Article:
Politicians and corporate executives are famous for their “for future discussion” agreements. If you have a major sticking point that’s not material to the overall contract (e.g., the purchase of furniture or fixtures), finish the main agreement, then resolve the other difficulties in a side agreement or amendment. This technique allows both sides to recognize and solidify basic areas of agreement, then move ahead toward a fair compromise on other terms and conditions. Summarizing the points of agreement in writing is another helpful strategy.

6. Ask for Advice

Successful REALTORS® tend to be experienced negotiators. They’ve seen what works and what doesn’t in countless real estate transactions, and they’ve established a track-record of bringing buyers and sellers together. Consult a trainer about negotiating strategies, win-win compromises and creative alternatives.

Leave a comment if this post was helpful or if you have anything you’d like to add. And if you like what you read, subscribe to the Real Estate Marketing Blog.

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How to Create, Build and Protect a Fearsome Negotiating Reputation

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How to Tell If Someone Is Lying

The Oldest Negotiating Trick in the Book

This negotiating trick is a timeless classic. It’s something Aristotle taught Greek lawyers in 300 BC. And it’s something lawyers are still learning today.

What is it?

Simply asking questions to reveal hidden motives behind a counterpart’s rejection of a deal point.

Why This Negotiating Tactic Is Important

To be an effective negotiator, you have to learn to uncover the real reason behind a counterpart’s resistance. You can’t simply cave in when a prospect or client says no–especially if you are dealing with someone who thinks they have the upper hand, like a buyer.

Here’s an example:

Let’s say Jack is refinancing his home. His mortgage broker itemizes all the charges associated with securing a loan. Jack asks if he could waive the fee for the appraisal since he had an appraisal done six months earlier. He wants to use that appraisal.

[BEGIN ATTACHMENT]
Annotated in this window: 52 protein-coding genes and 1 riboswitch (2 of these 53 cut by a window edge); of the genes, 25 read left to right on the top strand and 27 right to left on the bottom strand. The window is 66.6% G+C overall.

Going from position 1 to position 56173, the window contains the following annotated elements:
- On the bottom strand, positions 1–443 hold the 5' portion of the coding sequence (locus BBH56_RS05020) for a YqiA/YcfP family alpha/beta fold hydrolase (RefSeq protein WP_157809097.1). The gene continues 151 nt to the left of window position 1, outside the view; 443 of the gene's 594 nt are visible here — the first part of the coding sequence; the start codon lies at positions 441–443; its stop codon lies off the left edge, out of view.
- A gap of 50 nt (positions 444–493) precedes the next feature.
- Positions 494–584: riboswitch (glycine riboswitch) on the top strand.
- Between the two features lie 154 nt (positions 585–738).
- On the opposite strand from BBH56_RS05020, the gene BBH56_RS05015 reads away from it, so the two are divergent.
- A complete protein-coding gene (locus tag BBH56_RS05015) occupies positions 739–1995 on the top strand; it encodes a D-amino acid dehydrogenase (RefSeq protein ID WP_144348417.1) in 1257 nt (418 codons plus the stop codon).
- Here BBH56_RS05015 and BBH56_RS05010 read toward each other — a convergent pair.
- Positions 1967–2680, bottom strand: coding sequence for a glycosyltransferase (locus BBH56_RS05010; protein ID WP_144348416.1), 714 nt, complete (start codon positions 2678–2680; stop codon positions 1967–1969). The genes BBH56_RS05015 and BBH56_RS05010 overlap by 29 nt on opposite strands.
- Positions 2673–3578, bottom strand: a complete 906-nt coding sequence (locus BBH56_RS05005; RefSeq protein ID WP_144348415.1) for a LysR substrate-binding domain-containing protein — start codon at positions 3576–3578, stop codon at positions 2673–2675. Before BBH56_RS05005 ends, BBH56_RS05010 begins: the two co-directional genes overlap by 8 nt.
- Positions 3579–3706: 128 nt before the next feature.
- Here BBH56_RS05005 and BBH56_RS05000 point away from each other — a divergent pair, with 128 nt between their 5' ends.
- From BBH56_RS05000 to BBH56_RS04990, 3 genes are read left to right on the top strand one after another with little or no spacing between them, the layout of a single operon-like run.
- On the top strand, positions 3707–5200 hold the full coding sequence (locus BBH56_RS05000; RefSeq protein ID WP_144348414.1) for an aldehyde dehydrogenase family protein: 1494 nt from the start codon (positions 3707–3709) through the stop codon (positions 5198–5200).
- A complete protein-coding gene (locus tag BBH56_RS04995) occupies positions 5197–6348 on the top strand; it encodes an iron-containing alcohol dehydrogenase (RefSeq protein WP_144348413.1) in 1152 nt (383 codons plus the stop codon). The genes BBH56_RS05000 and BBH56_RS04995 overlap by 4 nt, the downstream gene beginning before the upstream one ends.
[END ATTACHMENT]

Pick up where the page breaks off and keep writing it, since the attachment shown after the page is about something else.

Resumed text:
The mortgage broker says that getting an appraisal is standard company policy. Her boss would never approve of waiving the appraisal or the fee.

Jack is stumped. But he doesn’t give up.

Expert Negotiators Do This When They Meet Resistance

To find out if there is another reason the broker does not want to waive the fee, Jack could ask to speak directly to the broker’s boss.

If the explanation the broker has given is not exactly accurate, the broker will probably make a concession. In this way, he may call her bluff.

Better yet, if she does let Jack talk to her boss, he may succeed in gaining something he would not have gained–talking to the person who makes the decisions.

What to Do If You Can’t Think of Any Questions to Ask

Imagine you were truly stumped. And couldn’t think of anything to say. What do you do?

Your best bet is to be honest and just say “Are you telling the truth?” Say it with humor or a light tone. Play dumb even. That’s a great tactic.

But you’ll even find those times when this tactic won’t work. Someone’s on a power trip and will waster your time and money. Get out of that situation.

Have you ever used this ancient negotiating trick? Did it work? Leave your answer in the comments.

Leave a comment if this post was helpful or if you have anything you’d like to add. And if you like what you read, subscribe to the real estate marketing blog.

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How to Create, Build and Protect a Fearsome Negotiating Reputation

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How to Tell If Someone Is Lying

Use the Problem-Agitate-Solve Formula for Killer Sales Presentations

Pain and problems dominate us. Everyday and every hour we are constantly looking for solutions for our pain and problems.

This holds true for home buyers and sellers. That’s why it’s a great idea to use the PAS formula in your sales presentations.

Whether you’re persuading a buyer to bite the bullet and buy a home or convincing a seller to stake YOUR for sale sign in their yard, you can use the PAS formula to get the job done.

What Is the Problem-Agitate-Solve Formula?

The PAS formula is Dan Kennedy’s darling. Or at least he gets credit for it. Nonetheless, it’s pretty basic.

Identify a problem. Agitate the problem. Solve the problem.

Identify a Problem